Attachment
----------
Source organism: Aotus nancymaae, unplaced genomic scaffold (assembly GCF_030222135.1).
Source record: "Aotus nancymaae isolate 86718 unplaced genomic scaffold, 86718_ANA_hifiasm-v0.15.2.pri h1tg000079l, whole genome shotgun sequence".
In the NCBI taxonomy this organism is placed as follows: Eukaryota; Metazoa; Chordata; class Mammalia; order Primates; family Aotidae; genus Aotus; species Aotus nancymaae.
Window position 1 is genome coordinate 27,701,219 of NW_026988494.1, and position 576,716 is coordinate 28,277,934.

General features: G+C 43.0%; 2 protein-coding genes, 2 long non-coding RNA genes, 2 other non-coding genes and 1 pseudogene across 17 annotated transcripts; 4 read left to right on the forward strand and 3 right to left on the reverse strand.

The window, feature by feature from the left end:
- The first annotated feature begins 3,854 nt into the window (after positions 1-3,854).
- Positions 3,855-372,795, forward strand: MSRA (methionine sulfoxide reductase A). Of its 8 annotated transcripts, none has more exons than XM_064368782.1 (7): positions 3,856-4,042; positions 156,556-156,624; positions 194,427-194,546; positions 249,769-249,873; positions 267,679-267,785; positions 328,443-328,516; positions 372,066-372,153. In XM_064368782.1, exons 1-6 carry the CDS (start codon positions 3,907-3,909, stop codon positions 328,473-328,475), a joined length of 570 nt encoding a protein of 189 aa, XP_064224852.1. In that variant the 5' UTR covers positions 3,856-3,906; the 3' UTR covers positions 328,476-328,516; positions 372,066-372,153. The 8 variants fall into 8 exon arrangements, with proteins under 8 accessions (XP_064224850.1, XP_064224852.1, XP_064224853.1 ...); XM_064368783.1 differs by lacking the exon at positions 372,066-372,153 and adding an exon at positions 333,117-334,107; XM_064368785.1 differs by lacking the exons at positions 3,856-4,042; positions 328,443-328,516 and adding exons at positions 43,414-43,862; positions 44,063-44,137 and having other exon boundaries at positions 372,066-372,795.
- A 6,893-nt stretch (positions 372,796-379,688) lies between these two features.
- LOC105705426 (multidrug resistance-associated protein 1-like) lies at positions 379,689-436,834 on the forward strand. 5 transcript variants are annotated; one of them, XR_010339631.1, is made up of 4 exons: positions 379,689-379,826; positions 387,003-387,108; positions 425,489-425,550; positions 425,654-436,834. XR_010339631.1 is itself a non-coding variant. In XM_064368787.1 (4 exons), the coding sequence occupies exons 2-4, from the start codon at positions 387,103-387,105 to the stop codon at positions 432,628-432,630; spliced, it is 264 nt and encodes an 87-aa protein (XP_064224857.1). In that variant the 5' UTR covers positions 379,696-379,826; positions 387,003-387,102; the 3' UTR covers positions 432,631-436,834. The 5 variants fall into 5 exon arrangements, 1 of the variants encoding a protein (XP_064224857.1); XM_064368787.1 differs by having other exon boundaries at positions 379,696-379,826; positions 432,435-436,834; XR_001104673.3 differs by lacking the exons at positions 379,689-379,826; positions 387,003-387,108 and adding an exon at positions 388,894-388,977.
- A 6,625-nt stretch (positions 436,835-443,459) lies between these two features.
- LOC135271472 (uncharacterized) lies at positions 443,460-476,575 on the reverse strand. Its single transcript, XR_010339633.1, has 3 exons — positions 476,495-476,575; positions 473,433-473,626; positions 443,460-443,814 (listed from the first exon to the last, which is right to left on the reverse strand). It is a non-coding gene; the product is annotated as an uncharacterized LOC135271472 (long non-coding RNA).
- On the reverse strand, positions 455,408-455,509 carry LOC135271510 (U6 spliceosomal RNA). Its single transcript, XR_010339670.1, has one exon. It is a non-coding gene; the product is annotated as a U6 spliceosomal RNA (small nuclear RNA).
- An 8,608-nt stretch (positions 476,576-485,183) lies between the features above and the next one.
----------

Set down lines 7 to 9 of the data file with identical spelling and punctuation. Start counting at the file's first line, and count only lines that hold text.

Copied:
- The first annotated feature begins 3,854 nt into the window (after positions 1-3,854).
- Positions 3,855-372,795, forward strand: MSRA (methionine sulfoxide reductase A). Of its 8 annotated transcripts, none has more exons than XM_064368782.1 (7): positions 3,856-4,042; positions 156,556-156,624; positions 194,427-194,546; positions 249,769-249,873; positions 267,679-267,785; positions 328,443-328,516; positions 372,066-372,153. In XM_064368782.1, exons 1-6 carry the CDS (start codon positions 3,907-3,909, stop codon positions 328,473-328,475), a joined length of 570 nt encoding a protein of 189 aa, XP_064224852.1. In that variant the 5' UTR covers positions 3,856-3,906; the 3' UTR covers positions 328,476-328,516; positions 372,066-372,153. The 8 variants fall into 8 exon arrangements, with proteins under 8 accessions (XP_064224850.1, XP_064224852.1, XP_064224853.1 ...); XM_064368783.1 differs by lacking the exon at positions 372,066-372,153 and adding an exon at positions 333,117-334,107; XM_064368785.1 differs by lacking the exons at positions 3,856-4,042; positions 328,443-328,516 and adding exons at positions 43,414-43,862; positions 44,063-44,137 and having other exon boundaries at positions 372,066-372,795.
- A 6,893-nt stretch (positions 372,796-379,688) lies between these two features.